June also understood that the arts can teach us things, through example and emotion, that more literal study might fail to reveal. On March 5, she published a review in the Observer of Sarasota Opera’s production of Poulenc’s Dialogues of the Carmelites. In the opera, the Old Prioress dies a visibly painful death, very likely of cancer. It is very difficult to watch even if you are not battling this illness, so I read June’s description with care: “Played with a startling terror of death by Lisa Chavez, her cry for Mother Marie of the Incarnation is a sure sign this is not going to be an easy death for this otherwise kind and wise Prioress who’s led the order for about a dozen years.” This was June: passionate and dispassionate at the same time.

On April 24, she posted on Facebook: “We called in Hospice. They’re coming to us and they seem wonderful. Bringing a hospital bed today. They’re here for both life and transition. It’s time. I’ll try to stay in touch and update you as much as I can. You’ve all been great supporters and the love and prayers have helped tremendously. I can’t thank you enough! I’m hanging around a bit. Maybe. Not scared. Very calm and at peace. Love you.”

When the Empire State Building was lit in blue last Dec. 3 to celebrate WQXR’s 80th anniversary. June wrote “It was an honor to work for this great station for 30 years and to be its very first female staff announcer. When you’re doing it, you don’t think of it as historic or anything but being very fortunate to be making a career at the nation’s best and best-known commercial classical station. Looking back, I’m bowled over by the memories and colleagues. I worked with the best of the best and they taught me! Duncan Pirnie, Matt Thomas, Peter Allen, George Edwards, Hugh Morgan, Mel Elliot, wow! And our engineering staff, Doc, Herb, Phil, Al, Maurice. What a legacy. And, of course Bob Sherman and George Jellinek. And then Nimet and Clayelle, Candice, and Midge, who came after me. Was I ever blessed. Shine proudly blue Empire State Building for WQXR at 80.”

Our light is momentarily dimmed but our memories of June LeBell will continue to burn bright. To remember June, I will listen to this performance of Brahms Lieder by Christa Ludwig and Leonard Bernstein. Her favorite, she said, was “Mainacht” (“May Night”) which comes at 13:10.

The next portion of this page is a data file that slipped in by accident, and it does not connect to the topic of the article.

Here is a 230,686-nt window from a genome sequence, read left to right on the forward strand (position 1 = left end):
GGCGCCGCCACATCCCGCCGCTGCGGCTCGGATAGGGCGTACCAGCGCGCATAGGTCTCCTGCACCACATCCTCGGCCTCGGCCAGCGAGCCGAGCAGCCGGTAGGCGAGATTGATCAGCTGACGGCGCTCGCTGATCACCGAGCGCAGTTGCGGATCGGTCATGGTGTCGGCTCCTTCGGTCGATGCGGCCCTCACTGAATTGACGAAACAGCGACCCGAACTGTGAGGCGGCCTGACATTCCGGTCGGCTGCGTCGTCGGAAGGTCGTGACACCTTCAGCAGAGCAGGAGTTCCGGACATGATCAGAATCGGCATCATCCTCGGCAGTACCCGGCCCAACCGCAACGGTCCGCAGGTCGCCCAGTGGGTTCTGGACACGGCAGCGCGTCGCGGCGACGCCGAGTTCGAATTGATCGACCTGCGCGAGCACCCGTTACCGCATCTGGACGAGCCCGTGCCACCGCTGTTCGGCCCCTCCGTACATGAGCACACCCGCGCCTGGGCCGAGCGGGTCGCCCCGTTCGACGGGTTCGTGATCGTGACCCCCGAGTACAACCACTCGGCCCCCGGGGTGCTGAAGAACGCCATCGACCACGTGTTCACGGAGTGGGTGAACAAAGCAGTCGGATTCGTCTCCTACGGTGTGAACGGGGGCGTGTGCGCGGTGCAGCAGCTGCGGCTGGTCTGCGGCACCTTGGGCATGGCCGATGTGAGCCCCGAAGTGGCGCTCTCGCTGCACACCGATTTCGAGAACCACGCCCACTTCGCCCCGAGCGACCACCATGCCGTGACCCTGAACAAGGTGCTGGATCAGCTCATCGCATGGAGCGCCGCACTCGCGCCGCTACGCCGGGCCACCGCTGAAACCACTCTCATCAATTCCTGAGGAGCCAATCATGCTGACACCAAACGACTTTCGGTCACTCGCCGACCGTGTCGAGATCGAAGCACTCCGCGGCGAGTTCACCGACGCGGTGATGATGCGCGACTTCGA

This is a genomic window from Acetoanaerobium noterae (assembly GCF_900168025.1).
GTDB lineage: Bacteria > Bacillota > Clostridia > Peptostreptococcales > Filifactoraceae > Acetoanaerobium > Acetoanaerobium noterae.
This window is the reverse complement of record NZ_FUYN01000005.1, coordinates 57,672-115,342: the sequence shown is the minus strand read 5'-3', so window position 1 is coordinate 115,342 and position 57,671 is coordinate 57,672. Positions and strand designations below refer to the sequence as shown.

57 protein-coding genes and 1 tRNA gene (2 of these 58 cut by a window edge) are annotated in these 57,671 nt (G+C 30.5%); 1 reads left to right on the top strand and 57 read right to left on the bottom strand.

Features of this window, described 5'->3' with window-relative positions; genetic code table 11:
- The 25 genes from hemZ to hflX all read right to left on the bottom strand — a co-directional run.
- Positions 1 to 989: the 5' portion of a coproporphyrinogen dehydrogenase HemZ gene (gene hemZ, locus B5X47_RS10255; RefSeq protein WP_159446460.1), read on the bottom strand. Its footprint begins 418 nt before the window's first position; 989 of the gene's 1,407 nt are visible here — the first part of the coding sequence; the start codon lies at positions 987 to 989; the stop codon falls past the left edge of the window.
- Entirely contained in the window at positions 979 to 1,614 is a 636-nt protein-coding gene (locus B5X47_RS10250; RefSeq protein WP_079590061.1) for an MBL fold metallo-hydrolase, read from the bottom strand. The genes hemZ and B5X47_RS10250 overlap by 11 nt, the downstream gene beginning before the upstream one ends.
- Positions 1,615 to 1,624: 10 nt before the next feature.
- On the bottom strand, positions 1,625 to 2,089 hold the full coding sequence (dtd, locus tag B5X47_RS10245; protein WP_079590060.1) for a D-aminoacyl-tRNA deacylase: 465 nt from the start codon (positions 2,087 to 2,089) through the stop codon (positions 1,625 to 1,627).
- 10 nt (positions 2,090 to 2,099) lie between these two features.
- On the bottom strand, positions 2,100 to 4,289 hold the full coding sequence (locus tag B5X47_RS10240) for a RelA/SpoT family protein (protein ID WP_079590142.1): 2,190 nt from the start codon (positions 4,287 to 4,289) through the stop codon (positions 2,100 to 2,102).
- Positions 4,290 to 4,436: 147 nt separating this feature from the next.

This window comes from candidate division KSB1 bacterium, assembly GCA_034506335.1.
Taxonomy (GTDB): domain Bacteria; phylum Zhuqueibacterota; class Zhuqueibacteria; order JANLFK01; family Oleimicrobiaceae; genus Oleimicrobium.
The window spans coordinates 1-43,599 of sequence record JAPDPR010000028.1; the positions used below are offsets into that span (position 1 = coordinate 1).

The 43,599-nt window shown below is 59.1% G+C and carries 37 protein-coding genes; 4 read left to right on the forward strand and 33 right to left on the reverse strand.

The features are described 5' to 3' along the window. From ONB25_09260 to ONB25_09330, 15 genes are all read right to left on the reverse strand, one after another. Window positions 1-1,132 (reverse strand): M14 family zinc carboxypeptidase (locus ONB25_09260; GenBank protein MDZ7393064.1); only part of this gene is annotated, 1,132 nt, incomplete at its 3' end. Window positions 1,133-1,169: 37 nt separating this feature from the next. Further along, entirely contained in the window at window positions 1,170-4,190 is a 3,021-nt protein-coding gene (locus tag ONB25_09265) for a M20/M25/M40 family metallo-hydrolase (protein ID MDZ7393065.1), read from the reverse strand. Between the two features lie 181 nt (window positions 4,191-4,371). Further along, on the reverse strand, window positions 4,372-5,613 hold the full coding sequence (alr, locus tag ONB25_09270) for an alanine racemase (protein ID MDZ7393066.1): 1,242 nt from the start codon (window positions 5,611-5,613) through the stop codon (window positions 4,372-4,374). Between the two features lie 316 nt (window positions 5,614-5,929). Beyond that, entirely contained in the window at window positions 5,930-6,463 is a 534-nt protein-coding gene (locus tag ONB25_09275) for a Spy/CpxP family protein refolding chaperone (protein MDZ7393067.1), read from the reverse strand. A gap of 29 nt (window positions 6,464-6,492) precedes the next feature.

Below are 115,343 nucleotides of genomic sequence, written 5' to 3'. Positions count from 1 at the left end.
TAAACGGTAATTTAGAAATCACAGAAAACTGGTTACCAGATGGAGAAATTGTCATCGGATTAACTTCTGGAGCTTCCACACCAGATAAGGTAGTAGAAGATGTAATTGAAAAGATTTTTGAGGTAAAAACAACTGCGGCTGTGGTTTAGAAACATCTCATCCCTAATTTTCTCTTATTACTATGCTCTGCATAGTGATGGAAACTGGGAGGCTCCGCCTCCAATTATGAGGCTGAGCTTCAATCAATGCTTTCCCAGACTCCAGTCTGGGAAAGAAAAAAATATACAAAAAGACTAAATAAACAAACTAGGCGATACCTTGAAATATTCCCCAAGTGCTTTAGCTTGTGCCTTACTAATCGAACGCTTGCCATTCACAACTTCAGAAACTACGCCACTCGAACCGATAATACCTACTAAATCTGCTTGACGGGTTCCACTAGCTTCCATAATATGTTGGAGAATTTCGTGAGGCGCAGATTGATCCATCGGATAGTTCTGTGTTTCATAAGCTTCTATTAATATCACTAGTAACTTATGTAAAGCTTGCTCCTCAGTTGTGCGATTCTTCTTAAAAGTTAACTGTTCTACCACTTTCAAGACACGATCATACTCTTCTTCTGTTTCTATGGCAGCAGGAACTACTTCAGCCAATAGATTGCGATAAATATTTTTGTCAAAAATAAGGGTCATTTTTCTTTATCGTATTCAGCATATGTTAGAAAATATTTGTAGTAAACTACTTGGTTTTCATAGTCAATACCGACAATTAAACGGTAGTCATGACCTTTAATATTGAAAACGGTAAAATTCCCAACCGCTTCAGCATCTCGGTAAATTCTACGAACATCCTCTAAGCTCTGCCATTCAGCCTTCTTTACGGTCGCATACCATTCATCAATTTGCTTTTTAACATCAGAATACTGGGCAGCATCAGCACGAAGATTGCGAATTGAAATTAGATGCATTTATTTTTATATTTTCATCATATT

Remembering June LeBell, the voice of Sarasota’s music community

May 2nd, 2017Posted by admin

Known for her warmth and expertise, the singer, music critic, radio personality and lecturer died Sunday, April 30.


Originally published in The Observer
Date: May 1, 2017
by: Nick Friedman | Managing Editor of Arts and Culture

One didn’t need to meet June LeBell to feel like she was a friend. In fact, many felt a connection to the music writer, radio personality and lecturer through her voice alone.

June LeBell died Sunday, April 30, after a five-year battle with ovarian cancer. She was 73.

For those who knew her —and for many who didn’t — LeBell’s voice is the first thing to come to mind.

For 30 years, it rang out across the airwaves in New York City to greet WQXR’s evening listeners. As the first female announcer on a major commercial classical music radio station, she interviewed some of the biggest names in the arts — composer Aaron Copland, former artistic director of the New York City Ballet George Balanchine — and countless others. She earned 17 awards for her broadcasts, as well as the Florida Broadcasters Association Lifetime Achievement Award in 2016.